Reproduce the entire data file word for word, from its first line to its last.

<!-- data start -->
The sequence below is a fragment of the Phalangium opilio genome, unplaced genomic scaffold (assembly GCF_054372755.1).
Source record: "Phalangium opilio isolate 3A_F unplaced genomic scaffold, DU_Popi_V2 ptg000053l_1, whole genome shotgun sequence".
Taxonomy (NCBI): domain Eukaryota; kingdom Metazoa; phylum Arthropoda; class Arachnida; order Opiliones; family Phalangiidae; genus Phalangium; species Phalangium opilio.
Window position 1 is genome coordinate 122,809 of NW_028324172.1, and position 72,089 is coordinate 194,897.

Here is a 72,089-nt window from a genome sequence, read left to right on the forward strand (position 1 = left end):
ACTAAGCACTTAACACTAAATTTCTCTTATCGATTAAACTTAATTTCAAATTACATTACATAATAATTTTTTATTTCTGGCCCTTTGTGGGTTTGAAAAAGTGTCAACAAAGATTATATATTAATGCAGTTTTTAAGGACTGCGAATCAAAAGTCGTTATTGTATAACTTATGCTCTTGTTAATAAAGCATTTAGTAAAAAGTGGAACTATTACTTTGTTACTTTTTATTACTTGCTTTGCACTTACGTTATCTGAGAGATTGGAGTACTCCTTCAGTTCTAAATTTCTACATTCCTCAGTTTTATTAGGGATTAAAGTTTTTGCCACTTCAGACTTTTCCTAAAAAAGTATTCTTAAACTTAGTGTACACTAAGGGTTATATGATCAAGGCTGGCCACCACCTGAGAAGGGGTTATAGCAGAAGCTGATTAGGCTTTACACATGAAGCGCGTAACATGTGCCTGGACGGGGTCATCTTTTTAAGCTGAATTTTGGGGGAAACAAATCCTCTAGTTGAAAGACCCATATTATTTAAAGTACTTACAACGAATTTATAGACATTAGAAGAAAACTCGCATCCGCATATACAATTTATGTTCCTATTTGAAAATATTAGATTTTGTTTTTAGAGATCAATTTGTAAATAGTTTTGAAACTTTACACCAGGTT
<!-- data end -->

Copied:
The sequence below is a fragment of the Phalangium opilio genome, unplaced genomic scaffold (assembly GCF_054372755.1).
Source record: "Phalangium opilio isolate 3A_F unplaced genomic scaffold, DU_Popi_V2 ptg000053l_1, whole genome shotgun sequence".
Taxonomy (NCBI): domain Eukaryota; kingdom Metazoa; phylum Arthropoda; class Arachnida; order Opiliones; family Phalangiidae; genus Phalangium; species Phalangium opilio.
Window position 1 is genome coordinate 122,809 of NW_028324172.1, and position 72,089 is coordinate 194,897.

Here is a 72,089-nt window from a genome sequence, read left to right on the forward strand (position 1 = left end):
ACTAAGCACTTAACACTAAATTTCTCTTATCGATTAAACTTAATTTCAAATTACATTACATAATAATTTTTTATTTCTGGCCCTTTGTGGGTTTGAAAAAGTGTCAACAAAGATTATATATTAATGCAGTTTTTAAGGACTGCGAATCAAAAGTCGTTATTGTATAACTTATGCTCTTGTTAATAAAGCATTTAGTAAAAAGTGGAACTATTACTTTGTTACTTTTTATTACTTGCTTTGCACTTACGTTATCTGAGAGATTGGAGTACTCCTTCAGTTCTAAATTTCTACATTCCTCAGTTTTATTAGGGATTAAAGTTTTTGCCACTTCAGACTTTTCCTAAAAAAGTATTCTTAAACTTAGTGTACACTAAGGGTTATATGATCAAGGCTGGCCACCACCTGAGAAGGGGTTATAGCAGAAGCTGATTAGGCTTTACACATGAAGCGCGTAACATGTGCCTGGACGGGGTCATCTTTTTAAGCTGAATTTTGGGGGAAACAAATCCTCTAGTTGAAAGACCCATATTATTTAAAGTACTTACAACGAATTTATAGACATTAGAAGAAAACTCGCATCCGCATATACAATTTATGTTCCTATTTGAAAATATTAGATTTTGTTTTTAGAGATCAATTTGTAAATAGTTTTGAAACTTTACACCAGGTT